Braves Add to Bullpen With Trades for Pierce Johnson, Taylor Hearn

Pierce Johnson
Ron Chenoy-USA TODAY Sports

The Braves made two minor moves on Monday to fill out their bullpen headcount, acquiring right-handed reliever Pierce Johnson from the Rockies and lefty reliever Taylor Hearn from the Rangers. Heading to Colorado are righty relief pitcher Victor Vodnik, our no. 13 Braves prospect a few months ago, and minor league starter Tanner Gordon. The return for Hearn is unknown as of press time, but it’s unlikely the Rangers will be getting a prospect of much significance.

If these turn out to be the biggest trades made over the last week of July, it would be a mighty disappointing deadline, but the Braves get what they wanted here. Their bullpen hasn’t exactly struggled this season — it’s second in FIP, WAR, and ERA — but adding a bit of depth while they still can has a lot of appeal to it. Through graduations and trades in recent years, the top of their farm system is kind of shallow at the moment, so internal reinforcements would be a bit trickier. Not helping matters is that they currently have five relievers on injured lists, four of them on the 60-day IL, and basically have no additional relievers on the 40-man roster left to call up in a pinch without shoving a starting pitcher in there.

Johnson is probably the safer bet of the two pickups, and I don’t necessarily mean to damn him with faint praise considering the season he’s had so far. Even in a Coors Field environment, an ERA of six is not what you like to see, and even the FIP in the mid-fours hardly screams “pitcher you’re going to use in high-leverage situations.” Johnson took over the closer role when Daniel Bard had to step away from baseball temporarily earlier this season. He only blew a couple of saves before losing the gig last month, but his walk rate this season — never his strength — led to a lot of adventures like you’d see from Fernando Rodney in a down year. Johnson’s saving grace, and almost certainly the reason the Braves valued him, is that he misses bats and throws hard; if carefully managed, he can be an asset to the ‘pen.

Lefties are a rare sight in Atlanta’s bullpen with Tyler Matzek (gone for the season), A.J. Minter, and Dylan Lee all injured; Lucas Luetge was basically the team’s southpaw option in late innings, and he’s a pitcher that had already been outrighted once this season. He was also the player designated for assignment to make room for these deals, which means Hearn’s presence on the 40-man roster is quite useful right now. Minter is scheduled to start a rehab assignment soon, and Lee pitched a bullpen this weekend, but with the deadline approaching, it would have been risky to count on either getting back to the majors quickly without any setbacks.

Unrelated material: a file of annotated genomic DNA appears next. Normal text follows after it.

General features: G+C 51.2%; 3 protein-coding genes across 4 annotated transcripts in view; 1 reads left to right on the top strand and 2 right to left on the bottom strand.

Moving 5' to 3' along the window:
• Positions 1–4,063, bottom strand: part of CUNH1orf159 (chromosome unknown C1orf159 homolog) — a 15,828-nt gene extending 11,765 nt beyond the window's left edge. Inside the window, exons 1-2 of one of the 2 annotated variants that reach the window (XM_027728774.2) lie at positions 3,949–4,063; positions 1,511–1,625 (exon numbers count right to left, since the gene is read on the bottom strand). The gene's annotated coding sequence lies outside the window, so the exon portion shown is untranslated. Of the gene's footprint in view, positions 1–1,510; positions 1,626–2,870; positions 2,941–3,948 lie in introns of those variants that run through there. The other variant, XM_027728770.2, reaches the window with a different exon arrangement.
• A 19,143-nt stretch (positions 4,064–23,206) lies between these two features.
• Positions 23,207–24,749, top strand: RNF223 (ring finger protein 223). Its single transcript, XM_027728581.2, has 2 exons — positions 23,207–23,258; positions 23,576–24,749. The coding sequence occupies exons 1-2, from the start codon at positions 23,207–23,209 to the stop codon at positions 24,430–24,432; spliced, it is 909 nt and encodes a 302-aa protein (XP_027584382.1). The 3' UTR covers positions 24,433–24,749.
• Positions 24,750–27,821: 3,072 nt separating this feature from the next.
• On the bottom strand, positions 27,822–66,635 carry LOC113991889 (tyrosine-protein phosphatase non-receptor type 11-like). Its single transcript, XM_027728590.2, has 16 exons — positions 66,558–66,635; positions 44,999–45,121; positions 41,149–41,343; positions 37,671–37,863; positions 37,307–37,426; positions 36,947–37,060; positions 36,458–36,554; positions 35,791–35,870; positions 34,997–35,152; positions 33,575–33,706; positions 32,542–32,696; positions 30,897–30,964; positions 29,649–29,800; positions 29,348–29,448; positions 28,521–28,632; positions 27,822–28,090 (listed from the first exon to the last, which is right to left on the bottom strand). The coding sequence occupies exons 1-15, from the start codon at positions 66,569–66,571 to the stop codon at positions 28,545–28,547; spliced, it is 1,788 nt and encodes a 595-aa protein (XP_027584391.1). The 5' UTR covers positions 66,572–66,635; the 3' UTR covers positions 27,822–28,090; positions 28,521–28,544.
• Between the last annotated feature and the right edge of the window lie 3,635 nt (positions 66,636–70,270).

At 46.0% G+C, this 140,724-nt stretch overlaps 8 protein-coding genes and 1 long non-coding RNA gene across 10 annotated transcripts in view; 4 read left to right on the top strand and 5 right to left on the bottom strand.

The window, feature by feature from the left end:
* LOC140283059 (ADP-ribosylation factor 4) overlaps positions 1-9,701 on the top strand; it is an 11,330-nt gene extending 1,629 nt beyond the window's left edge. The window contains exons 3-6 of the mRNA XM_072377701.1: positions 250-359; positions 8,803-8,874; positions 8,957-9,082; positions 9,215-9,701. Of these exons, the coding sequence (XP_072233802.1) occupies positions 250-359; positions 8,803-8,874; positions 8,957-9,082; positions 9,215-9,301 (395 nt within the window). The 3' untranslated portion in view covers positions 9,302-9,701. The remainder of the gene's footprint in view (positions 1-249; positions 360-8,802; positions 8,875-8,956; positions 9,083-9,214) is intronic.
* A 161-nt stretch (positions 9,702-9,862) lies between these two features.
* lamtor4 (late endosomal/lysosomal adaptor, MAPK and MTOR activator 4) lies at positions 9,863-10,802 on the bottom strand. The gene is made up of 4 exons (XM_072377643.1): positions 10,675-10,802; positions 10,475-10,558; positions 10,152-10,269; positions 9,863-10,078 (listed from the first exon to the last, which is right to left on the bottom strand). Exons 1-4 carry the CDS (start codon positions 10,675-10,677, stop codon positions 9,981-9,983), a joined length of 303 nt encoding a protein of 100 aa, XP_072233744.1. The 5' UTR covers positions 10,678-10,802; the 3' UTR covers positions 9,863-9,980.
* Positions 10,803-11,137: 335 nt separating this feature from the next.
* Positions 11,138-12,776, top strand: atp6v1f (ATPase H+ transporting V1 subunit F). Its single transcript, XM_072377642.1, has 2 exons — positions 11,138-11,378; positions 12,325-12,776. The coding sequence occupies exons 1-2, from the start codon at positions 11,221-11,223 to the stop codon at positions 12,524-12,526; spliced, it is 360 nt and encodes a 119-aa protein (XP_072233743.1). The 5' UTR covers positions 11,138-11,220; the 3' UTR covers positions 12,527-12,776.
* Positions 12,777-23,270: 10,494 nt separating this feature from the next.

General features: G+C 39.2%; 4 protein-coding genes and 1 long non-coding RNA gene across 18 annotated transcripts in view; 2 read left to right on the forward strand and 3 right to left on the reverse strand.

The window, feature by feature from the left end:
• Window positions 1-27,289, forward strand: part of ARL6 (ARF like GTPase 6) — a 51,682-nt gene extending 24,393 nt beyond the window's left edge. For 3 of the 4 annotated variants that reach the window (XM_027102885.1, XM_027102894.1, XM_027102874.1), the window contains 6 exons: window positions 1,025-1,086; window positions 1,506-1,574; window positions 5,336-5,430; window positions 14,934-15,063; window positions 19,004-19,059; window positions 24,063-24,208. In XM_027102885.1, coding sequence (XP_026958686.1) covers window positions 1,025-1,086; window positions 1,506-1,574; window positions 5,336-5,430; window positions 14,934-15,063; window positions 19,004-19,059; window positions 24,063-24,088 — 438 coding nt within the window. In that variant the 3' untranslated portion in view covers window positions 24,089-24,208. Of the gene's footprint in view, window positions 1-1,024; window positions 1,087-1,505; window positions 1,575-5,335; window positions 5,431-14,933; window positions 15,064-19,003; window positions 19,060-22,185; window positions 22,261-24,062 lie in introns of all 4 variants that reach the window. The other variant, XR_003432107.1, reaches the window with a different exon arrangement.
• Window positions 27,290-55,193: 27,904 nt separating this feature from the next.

The Rangers demoted Hearn after a couple of disastrous early-season relief appearances, and he’s pitched reasonably well for Triple-A Round Rock this season, albeit with the usual lapses in command. As a lefty who can touch the mid-90s and fill a number of roles in relief, teams will continue to want him around for at least the next few years. There’s also the benefit that he can actually be optioned to the minors, unlike most of the rest of Atlanta’s relief corps.

As for the Rockies: I know this sounds weird coming from me, but I think they did well in their return for a relief rental who has struggled. The more significant prospect is Vodnik, a hard-throwing, fairly raw righty whom ZiPS projected with an ERA around four before the season. My colleague Eric Longenhagen has confirmed that Vodnik is still maintaining his early-season velocity spike:

Vodnik’s fastball velocity has vacillated wildly during his lifetime as a prospect but lately it’s absolutely booming. He sat 94-95 mph during most of 2021 and early in 2022, but last year his velo steadily crept up over the course of the season and averaged 96.7 mph in the month of September. When he showed up to 2023 spring training, Vodnik was averaging 98 and touching 100, and he’s carried that into the early goings of the Double-A season – a tiny sample, to be sure, but a promising start nevertheless.

ZiPS likes Vodnik as well, and though his Double-A numbers don’t pop out at you, especially the walk rate, it has chopped a bit off his projected ERA since the start of the year (3.86), though that comes with too many walks. That being said, a live arm reliever who isn’t completely hopeless in the command department is more than a fair return for a few months of Johnson’s services. The other prospect, Gordon, is not close to Vodnik as a prospect; he’s a 25-year-old whose heat doesn’t come out of the low-90s and who doesn’t miss all that many bats. ZiPS thinks that his path to the majors is likely in a mopup/swingman role, as does Eric. Vodnik is the one more likely to have a future in Denver, which would be welcome for an organization that has a long history of signing free-agent relievers after their best-by dates.

I’d still like to see the Braves make a move to bring in an innings-eater for the stretch drive or upgrade from Eddie Rosario/Kevin Pillar, but if the team is inclined to do that, neither of these trades do anything to prevent that from happening. Atlanta’s goal here was to buttress the team’s bullpen depth, and that’s exactly what it did.

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